Judiciary’s latest performance management report paints a rosy picture of the justice system. All the courts recorded substantive improvement in the management of cases, with backlog of suits five years old and above more than halved. It indicates that the rate of clearance of cases has improved remarkably. Indeed, all the indicators point to a positive trajectory.
For a good measure, the Judiciary identified top-performing courts and awarded them to inspire others. All that sounds great.
However, all these plaudits seem unreal; they only appear on paper. Real experiences from the courts are harrowing and at variance with what the performance indicators suggest. The starting point is that justice delayed is justice denied. It’s explicit that delays in adjudicating cases still persist. Missing files, case backlogs and whimsical rulings continue at the Judiciary.
Significantly, the fight against corruption has exposed the courts. Since changes were made at the helm of the Directorate of Criminal Investigations and the Office of the Director of Public Prosecution in the third quarter of last year, the country witnessed a revamped and re-energised fight against corruption. For some time, top government officials were seized and arraigned over corruption. It seemed like a turning point and the public thought the cases would be quickly concluded and those found guilty punished as wrongfully acquired assets were confiscated.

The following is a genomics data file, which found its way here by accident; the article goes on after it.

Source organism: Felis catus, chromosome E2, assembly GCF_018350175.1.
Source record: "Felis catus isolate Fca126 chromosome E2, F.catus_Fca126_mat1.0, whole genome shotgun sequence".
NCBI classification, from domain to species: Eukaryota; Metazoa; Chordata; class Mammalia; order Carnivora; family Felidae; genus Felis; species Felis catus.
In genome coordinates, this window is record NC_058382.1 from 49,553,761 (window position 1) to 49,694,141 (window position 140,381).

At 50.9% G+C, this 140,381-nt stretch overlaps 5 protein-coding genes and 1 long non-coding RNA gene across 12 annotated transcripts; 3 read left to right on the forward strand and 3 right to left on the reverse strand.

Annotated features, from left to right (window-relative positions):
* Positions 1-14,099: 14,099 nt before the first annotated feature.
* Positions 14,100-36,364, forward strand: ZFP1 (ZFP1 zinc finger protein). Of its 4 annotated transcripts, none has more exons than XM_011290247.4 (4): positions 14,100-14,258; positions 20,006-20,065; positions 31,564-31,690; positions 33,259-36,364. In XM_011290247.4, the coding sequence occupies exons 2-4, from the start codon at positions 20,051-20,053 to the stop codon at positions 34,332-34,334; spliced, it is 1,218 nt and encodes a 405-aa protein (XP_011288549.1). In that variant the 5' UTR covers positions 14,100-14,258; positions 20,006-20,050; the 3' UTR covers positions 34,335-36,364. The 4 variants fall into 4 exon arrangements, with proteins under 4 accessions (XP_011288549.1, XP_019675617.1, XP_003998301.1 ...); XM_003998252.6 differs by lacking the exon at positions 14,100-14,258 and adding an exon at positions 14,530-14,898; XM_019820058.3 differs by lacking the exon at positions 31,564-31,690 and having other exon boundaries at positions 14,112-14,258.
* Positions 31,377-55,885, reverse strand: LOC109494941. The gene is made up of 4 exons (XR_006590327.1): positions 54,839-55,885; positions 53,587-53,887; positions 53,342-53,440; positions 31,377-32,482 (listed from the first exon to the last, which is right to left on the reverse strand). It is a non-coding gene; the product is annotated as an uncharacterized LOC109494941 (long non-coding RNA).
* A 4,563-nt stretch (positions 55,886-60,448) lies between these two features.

To date, however, few of those cases have been concluded. And the spotlight turned to the courts with the concern that they were unduly delaying adjudication of the suits. Certainly, there are many reasons for the slow prosecution of the cases, among them poor investigation by the relevant agencies and trickery by lawyers who are adept at occasioning unnecessary adjournments.
But the grander question is, has the Judiciary acquitted itself well in handling the cases? There are serious concerns that the Judiciary has been complicit and has rolled back the fight. The cases have been slowed unduly and momentum more or less lost.
Outside those cases, generally, suspects have been acquitted in highly questionable circumstances. Some rulings are implausible, suggesting external influence. Even where they are not externally induced, some rulings are never commensurate with the crime committed; minor offences are heavily punished while grave ones are glossed over, raising questions about the objectivity and rationality of the justice system.
We are encouraged by the steps being made to turn around the Judiciary. However, the measures of success advanced do not reflect what ordinary people go through and feel about the courts.